In the employer-jobseeker courtship, is there such a thing as a perfect match, aka A Purple Squirrel? Most talent managers think so but concede that finding them is a Herculean task, which is the basis for the strange term in the first place.
If recruitment was a jigsaw puzzle, purple squirrels would be the shape shifting pieces we wished would exist. A 100% score on a candidate assessment sheet is probably as improbable as humans winning an intergalactic war. For talent managers or talent acquisition specialists, even having a prospect that comes close, for all practical purposes, mandates that they be hired and retained no matter what the cost, psychedelic imagery notwithstanding.
The term “purple squirrel” has interesting, albeit unverifiable, origins. It was used by recruitment and staffing consultants by the turn of the millennium, and quickly gained ground in the HR community’s professional lexicon as something elusive, but attainable and precious above all else. Cut to the digital transformation era, and the raging war for talent gave it the much needed boost in HR jargon. The former Googler Michael Junge’s popular book with said squirrel in the title was all that was needed for it to become a common workplace term.
The term purple squirrel has come to describe a prospective employee, or a candidate for a job, who has exactly the skillset, education, intellect and experience that a job role requires, therefore not needing any training or orientation. They are immediately deployable and are capable of delivering tangible results in a short time, no matter how over-specified and exacting the job requirement is. In other words, a 100% match.
For talent managers, it’s like mining for gold, almost literally. The precious metal is most likely embedded below the topsoil and you need to pan it along with other impurities from the bedrock of the stream, identify the small grains, and mark your target territories, identifying deposits of the real thing in order to keep sourcing away to glory.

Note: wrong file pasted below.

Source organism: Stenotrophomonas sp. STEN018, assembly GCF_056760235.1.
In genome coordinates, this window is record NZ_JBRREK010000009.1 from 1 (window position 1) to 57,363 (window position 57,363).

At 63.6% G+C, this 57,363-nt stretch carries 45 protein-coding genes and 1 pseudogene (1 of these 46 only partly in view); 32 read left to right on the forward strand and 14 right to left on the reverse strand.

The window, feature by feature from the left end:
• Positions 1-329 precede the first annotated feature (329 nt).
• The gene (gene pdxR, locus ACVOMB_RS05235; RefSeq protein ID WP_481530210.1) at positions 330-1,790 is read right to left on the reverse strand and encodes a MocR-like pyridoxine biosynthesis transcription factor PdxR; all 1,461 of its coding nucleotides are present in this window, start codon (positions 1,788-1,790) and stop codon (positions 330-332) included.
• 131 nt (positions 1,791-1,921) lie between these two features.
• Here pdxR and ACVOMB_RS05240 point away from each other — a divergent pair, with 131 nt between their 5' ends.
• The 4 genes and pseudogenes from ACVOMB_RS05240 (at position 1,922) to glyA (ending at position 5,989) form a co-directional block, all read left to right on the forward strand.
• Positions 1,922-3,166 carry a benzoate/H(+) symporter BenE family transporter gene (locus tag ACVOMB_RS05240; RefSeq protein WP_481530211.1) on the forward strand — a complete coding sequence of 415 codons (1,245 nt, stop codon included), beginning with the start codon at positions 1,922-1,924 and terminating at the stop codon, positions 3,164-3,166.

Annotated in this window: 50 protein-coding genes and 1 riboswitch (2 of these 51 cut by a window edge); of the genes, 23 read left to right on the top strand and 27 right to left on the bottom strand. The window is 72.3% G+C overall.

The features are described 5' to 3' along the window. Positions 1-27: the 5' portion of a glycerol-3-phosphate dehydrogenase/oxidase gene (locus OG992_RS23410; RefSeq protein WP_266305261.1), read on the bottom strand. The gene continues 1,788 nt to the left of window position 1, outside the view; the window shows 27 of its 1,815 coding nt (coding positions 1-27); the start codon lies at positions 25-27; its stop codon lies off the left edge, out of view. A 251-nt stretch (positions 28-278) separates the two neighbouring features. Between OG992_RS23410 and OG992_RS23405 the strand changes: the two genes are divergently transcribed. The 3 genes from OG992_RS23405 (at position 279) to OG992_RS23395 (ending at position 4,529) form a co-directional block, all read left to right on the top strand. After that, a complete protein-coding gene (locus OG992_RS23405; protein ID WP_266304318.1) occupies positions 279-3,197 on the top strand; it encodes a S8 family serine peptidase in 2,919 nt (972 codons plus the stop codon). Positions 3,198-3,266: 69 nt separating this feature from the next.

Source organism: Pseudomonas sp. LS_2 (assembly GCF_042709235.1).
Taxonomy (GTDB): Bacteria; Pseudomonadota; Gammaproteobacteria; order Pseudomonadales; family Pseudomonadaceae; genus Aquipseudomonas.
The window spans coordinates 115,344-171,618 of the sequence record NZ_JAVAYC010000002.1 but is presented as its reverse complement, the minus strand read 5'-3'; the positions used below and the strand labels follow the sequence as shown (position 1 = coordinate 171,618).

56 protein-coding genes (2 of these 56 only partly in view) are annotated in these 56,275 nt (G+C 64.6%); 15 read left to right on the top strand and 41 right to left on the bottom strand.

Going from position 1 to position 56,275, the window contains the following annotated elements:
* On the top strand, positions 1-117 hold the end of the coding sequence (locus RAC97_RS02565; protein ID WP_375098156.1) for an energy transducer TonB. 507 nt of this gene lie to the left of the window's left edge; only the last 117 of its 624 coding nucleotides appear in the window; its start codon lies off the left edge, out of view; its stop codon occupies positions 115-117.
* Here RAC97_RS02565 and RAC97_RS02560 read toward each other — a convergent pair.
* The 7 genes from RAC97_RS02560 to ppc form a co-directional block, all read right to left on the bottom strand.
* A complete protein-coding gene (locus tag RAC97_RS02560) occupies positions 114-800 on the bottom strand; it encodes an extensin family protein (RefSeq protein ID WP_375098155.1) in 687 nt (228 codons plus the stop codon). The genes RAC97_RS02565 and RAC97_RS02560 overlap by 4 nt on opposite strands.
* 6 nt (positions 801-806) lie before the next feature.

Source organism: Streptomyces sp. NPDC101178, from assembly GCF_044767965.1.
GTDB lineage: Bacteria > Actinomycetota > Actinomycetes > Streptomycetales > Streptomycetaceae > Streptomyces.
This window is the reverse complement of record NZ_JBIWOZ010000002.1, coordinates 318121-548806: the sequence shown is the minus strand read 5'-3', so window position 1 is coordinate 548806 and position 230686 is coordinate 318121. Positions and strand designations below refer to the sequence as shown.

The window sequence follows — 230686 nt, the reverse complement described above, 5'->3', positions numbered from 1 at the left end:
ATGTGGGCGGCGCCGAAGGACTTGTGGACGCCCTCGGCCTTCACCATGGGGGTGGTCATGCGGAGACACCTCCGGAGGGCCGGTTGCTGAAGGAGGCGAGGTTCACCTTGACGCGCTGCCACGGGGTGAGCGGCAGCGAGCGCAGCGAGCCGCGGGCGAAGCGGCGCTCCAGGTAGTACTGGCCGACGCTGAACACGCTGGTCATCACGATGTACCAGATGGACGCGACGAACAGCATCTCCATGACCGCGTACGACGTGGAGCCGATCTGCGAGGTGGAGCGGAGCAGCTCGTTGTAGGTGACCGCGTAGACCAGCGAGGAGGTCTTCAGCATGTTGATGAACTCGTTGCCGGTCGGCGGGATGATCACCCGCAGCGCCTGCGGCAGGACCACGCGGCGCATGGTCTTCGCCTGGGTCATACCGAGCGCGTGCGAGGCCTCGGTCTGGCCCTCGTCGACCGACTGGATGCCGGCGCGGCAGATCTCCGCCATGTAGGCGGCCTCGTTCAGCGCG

Like their literal namesake, purple squirrels aren’t exactly making a beeline to your office desk. They’re extremely rare to find, and are basically passive jobseekers who are at the bottom of the queue of applicants, if at all. If reaching them is a nightmare, converting them is pure turmoil. This is mostly because skilled, experienced and educated employees aren’t really looking to change employment as they’re adequately cared for and looked after by their current employer.
This doesn’t, however, mean that the purple squirrel hiring is impossible. Keep in mind the following when on the hunt:
Finders have to be keepers too, in this case. If the competition to hire purple squirrels sounds fierce, retaining them is no less of a challenge. Remember, qualified, capable and passive talent is probably the rarest breed out there, and keeping them engaged is as important as finding them. Here are a few key points to keep in mind:
Closing Notes : The origin of the term also implies an elusive, almost mythical creature. So why not create them in-house? Industry experts claim it’s far easier to develop your own purple squirrels with adequate skill development of your in-house resources. Its far more resource friendly, effective in the long term and less worrisome than hunting them from external sources. Perhaps the reason why Elon Musk famously advised against hunting for them in his tweet, saying “giving them attention only wants them to be more purple”.
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